Online resources are your friend when you’re getting into sustainable shopping. Sustainability influencers on the ‘gram are a great place to start, helping you to discover sustainable small brands (like us!) that tend to be a lot more transparent than the big ol’ corporates. There are also some brilliant marketplaces like Sancho’s who curate the best sustainable brands in the UK and can help you find your next go-to favourite.
The website and app Good On You is a brilliant resource for checking out the sustainability credentials of a brand you’re interested in and to check if their values match yours. The Good On You directory of sustainable and ethical brands gives retailers a rating out of five to help customers make better choices when shopping (five being ‘great’, one being ‘we avoid’), and they also have a whole host of resources and brand recommendations to get you started on your sustainable shopping journey.
Myth 4: “Vegan” leather is better for the planet than real leather
It’s easy to assume that something with the label “vegan” is going to be good for the planet, as veganism is typically associated with sustainability and eco-friendly choices but, like most things in life, it just ain’t that straightforward. In the last few years lots of high street fashion outlets have essentially rebranded their faux-leather lines to make them appear more desirable and ethical. What used to be called “pleather” and was seen as an undesirable knock-off is now labelled “vegan leather” – usually with a sticker alongside it which says something like “kind” or “conscious”. Hmm, see what they did there?
The thing is, most so-called “vegan leathers'' are essentially made of synthetic plastics, usually PU or PVC. Vegan leather accessories might not be made from animal products (which we completely understand are not for everyone) but PU and PVC materials are polluting to produce with toxic chemical treatments, difficult to repurpose and much more likely to end up in landfill after a short time due to being lower in quality. And that doesn’t sound very sustainable, does it?
On the other hand, the vegetable tanned leather we use at Sbri is produced slowly and naturally using traditional techniques, it’s not treated with polluting chemicals and will last you for years before needing to be replaced. Not all real leather is made in environmentally friendly ways (you can read more about that here) and there are definitely some sustainability issues in the leather industry, but if you ask us, glorified plastics aren’t the conscious alternative they’re made out to be. Technically vegan? Yes. Sustainable? No no.
NB: We’re mainly talking about the faux-leathers used in the fast fashion industry here, which tend to be the artificial PU kind. There are some really interesting natural leather alternatives being developed at the moment which aren’t so reliant on plastics and we’d love to see them become more mainstream for folks who are averse to real leather.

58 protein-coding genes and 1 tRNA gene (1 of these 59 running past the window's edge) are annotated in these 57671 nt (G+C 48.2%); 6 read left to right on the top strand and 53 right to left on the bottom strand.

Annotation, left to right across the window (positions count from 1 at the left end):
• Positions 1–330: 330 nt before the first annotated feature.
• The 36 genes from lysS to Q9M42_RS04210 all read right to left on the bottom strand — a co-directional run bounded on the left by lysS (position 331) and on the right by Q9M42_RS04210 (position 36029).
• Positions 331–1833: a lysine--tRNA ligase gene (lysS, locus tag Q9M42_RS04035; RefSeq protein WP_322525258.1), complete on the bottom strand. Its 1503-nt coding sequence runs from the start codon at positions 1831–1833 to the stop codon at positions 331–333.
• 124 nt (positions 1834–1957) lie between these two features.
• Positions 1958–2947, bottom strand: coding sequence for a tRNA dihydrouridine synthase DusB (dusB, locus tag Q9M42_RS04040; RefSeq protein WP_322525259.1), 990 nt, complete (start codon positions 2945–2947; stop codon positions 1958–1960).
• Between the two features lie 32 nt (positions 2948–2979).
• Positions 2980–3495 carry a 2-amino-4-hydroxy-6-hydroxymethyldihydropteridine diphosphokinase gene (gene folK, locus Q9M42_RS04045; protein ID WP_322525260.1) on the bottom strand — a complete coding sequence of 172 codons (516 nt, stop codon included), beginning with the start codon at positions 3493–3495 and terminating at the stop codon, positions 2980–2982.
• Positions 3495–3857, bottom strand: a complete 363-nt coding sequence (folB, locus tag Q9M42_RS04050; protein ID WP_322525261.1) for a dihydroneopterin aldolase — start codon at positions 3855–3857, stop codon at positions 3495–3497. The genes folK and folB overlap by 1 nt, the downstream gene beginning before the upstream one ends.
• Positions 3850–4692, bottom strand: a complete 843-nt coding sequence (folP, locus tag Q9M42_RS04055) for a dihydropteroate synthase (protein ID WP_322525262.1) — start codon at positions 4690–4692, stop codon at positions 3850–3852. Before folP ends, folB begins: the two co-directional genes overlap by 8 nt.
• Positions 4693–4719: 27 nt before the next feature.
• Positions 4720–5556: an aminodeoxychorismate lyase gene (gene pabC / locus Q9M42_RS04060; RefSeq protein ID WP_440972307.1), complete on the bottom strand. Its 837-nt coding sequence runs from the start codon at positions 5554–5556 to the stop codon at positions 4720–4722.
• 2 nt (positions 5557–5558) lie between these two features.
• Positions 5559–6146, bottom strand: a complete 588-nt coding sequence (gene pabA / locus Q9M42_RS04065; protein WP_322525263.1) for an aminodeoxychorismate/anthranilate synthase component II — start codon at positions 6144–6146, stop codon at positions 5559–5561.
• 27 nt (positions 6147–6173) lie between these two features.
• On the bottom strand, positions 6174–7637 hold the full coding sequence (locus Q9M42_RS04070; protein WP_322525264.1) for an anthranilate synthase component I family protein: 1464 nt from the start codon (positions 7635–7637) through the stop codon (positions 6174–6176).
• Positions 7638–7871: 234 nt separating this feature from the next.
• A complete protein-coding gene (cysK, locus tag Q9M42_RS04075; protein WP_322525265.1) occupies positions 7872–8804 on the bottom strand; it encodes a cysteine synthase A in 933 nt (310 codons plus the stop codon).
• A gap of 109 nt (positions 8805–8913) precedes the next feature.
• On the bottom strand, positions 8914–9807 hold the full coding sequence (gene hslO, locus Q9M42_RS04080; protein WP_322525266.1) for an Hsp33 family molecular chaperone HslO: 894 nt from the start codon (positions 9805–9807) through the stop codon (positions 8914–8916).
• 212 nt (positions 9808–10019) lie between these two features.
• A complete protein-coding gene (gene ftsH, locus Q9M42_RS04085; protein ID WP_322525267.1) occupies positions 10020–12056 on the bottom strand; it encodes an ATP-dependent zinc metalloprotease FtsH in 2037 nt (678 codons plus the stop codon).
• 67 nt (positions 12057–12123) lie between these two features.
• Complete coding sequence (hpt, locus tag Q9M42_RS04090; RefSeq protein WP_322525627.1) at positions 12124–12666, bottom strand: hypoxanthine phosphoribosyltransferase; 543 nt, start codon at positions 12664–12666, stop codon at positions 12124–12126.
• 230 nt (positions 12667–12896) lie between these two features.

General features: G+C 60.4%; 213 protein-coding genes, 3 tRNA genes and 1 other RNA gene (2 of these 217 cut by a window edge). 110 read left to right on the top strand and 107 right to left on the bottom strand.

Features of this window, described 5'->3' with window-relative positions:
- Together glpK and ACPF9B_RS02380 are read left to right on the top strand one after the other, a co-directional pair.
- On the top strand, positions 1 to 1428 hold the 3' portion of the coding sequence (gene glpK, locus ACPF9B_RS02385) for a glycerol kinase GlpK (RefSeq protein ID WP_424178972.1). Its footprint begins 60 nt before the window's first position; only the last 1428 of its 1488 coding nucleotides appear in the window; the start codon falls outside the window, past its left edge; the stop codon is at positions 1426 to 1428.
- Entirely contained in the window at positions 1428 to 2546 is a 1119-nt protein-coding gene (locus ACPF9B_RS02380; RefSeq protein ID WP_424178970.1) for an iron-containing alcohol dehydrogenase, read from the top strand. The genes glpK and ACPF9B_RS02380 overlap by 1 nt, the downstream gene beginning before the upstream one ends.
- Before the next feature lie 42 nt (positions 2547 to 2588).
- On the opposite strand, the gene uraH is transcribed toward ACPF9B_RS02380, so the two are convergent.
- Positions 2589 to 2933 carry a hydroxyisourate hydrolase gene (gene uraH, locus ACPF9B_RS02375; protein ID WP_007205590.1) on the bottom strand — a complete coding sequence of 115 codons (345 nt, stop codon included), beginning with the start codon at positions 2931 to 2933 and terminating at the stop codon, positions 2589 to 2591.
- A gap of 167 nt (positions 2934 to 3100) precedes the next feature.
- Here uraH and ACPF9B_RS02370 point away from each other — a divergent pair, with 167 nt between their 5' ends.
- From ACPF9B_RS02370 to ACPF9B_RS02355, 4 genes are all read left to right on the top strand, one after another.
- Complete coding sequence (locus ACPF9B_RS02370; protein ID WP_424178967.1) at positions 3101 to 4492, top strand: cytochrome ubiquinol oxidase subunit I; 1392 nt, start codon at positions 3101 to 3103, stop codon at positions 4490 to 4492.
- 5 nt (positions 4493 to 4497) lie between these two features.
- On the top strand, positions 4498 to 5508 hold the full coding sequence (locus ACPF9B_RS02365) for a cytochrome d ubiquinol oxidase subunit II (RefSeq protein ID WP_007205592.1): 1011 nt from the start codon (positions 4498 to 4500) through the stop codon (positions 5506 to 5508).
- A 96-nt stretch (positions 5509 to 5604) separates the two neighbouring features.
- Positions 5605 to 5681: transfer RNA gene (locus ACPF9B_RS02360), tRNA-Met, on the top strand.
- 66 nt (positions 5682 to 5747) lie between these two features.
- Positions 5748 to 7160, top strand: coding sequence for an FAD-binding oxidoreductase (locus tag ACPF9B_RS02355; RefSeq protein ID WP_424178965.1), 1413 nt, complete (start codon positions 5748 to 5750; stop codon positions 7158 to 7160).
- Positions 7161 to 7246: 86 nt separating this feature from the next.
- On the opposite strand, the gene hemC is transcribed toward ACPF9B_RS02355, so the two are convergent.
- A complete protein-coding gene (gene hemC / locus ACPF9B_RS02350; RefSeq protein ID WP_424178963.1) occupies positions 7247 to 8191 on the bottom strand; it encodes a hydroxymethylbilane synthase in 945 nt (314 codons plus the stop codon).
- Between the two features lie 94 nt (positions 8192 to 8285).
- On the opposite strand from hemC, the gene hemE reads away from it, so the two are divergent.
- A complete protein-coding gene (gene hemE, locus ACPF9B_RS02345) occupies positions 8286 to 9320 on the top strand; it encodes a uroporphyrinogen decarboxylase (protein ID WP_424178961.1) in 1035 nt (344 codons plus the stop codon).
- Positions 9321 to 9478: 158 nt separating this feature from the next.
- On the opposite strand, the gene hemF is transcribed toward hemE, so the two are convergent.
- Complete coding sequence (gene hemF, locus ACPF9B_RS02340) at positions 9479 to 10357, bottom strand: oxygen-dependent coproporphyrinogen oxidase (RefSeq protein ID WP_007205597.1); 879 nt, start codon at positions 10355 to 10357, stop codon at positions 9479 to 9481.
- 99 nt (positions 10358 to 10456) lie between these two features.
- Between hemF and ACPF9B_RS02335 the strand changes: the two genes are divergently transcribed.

Myth 5: You can’t trust brands who claim to be sustainable
Maybe this last one isn’t so much of a myth, because you really can’t (and shouldn’t) trust all brands who claim to be “sustainable”. Fast fashion corporations love to make us think that they care about the planet…so that we warm to them and buy more of their stuff. Enter Greenwashing.
Greenwashing is where brands use sustainability as a marketing tactic, giving the impression that they are an environmentally friendly company without proving it in their actions. It’s things like those “kind” and “conscious” collections we mentioned earlier, which only make up a tiny percentage of their product offering, or the recycling bins they place at the front of their shops to reel you in (to buy more stuff), all while adding more and more and more mass-produced, low quality items to their shelves and websites every single day.
The good thing is, now you know about Greenwashing you can be more aware of it whenever you shop. Ask yourself, is this organic/recycled/sustainable garment you’re being sold truly “conscious” or is just a very small piece of an otherwise gross-tasting pie? Yes, it’s great that this fashion house sent me my order in a paper bag instead of a plastic one, but did the person who made my garment get paid fairly and will this new dress stand the test of time?
Truly sustainable, reputable brands will show their working. Their clothes labels and website listings will tell you what their products are made from, who made them and where they were made. They will explain how sustainability feeds into everything they do, rather than just being a sales tactic. Again, Good On You is a great resource to check out a brand’s credentials.
So there we are, five sustainable fashion myths well and truly busted. What do you think, have we changed your perspective about sustainable shopping? Anything surprised you? The best way to learn more and debunk misconceptions is by talking about it so let’s chat. Follow us on Insta and sign up to our mailing list for more conversations about sustainability.